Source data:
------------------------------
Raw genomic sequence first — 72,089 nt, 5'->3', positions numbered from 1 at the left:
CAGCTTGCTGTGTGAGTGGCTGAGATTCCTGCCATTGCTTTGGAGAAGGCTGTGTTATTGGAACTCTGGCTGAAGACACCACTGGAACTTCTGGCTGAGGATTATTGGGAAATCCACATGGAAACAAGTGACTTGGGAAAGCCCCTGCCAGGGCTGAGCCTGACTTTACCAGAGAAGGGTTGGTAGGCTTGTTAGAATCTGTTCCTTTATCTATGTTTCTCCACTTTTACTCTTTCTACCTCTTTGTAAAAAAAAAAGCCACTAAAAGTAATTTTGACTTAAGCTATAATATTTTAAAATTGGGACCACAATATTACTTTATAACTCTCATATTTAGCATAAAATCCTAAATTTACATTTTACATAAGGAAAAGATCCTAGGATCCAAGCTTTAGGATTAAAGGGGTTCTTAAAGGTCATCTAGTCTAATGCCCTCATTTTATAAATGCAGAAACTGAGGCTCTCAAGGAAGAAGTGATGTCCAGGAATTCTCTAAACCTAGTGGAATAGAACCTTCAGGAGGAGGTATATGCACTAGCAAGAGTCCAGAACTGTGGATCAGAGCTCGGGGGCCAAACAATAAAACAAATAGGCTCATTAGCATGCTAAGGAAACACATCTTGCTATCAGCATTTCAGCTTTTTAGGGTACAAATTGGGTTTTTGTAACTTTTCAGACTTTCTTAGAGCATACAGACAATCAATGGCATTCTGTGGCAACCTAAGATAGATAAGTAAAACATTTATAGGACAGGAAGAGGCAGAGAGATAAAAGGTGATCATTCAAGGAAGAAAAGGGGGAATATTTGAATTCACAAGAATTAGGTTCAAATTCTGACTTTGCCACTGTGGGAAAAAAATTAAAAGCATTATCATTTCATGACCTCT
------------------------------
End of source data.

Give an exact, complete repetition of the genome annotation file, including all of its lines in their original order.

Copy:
Raw genomic sequence first — 72,089 nt, 5'->3', positions numbered from 1 at the left:
CAGCTTGCTGTGTGAGTGGCTGAGATTCCTGCCATTGCTTTGGAGAAGGCTGTGTTATTGGAACTCTGGCTGAAGACACCACTGGAACTTCTGGCTGAGGATTATTGGGAAATCCACATGGAAACAAGTGACTTGGGAAAGCCCCTGCCAGGGCTGAGCCTGACTTTACCAGAGAAGGGTTGGTAGGCTTGTTAGAATCTGTTCCTTTATCTATGTTTCTCCACTTTTACTCTTTCTACCTCTTTGTAAAAAAAAAAGCCACTAAAAGTAATTTTGACTTAAGCTATAATATTTTAAAATTGGGACCACAATATTACTTTATAACTCTCATATTTAGCATAAAATCCTAAATTTACATTTTACATAAGGAAAAGATCCTAGGATCCAAGCTTTAGGATTAAAGGGGTTCTTAAAGGTCATCTAGTCTAATGCCCTCATTTTATAAATGCAGAAACTGAGGCTCTCAAGGAAGAAGTGATGTCCAGGAATTCTCTAAACCTAGTGGAATAGAACCTTCAGGAGGAGGTATATGCACTAGCAAGAGTCCAGAACTGTGGATCAGAGCTCGGGGGCCAAACAATAAAACAAATAGGCTCATTAGCATGCTAAGGAAACACATCTTGCTATCAGCATTTCAGCTTTTTAGGGTACAAATTGGGTTTTTGTAACTTTTCAGACTTTCTTAGAGCATACAGACAATCAATGGCATTCTGTGGCAACCTAAGATAGATAAGTAAAACATTTATAGGACAGGAAGAGGCAGAGAGATAAAAGGTGATCATTCAAGGAAGAAAAGGGGGAATATTTGAATTCACAAGAATTAGGTTCAAATTCTGACTTTGCCACTGTGGGAAAAAAATTAAAAGCATTATCATTTCATGACCTCT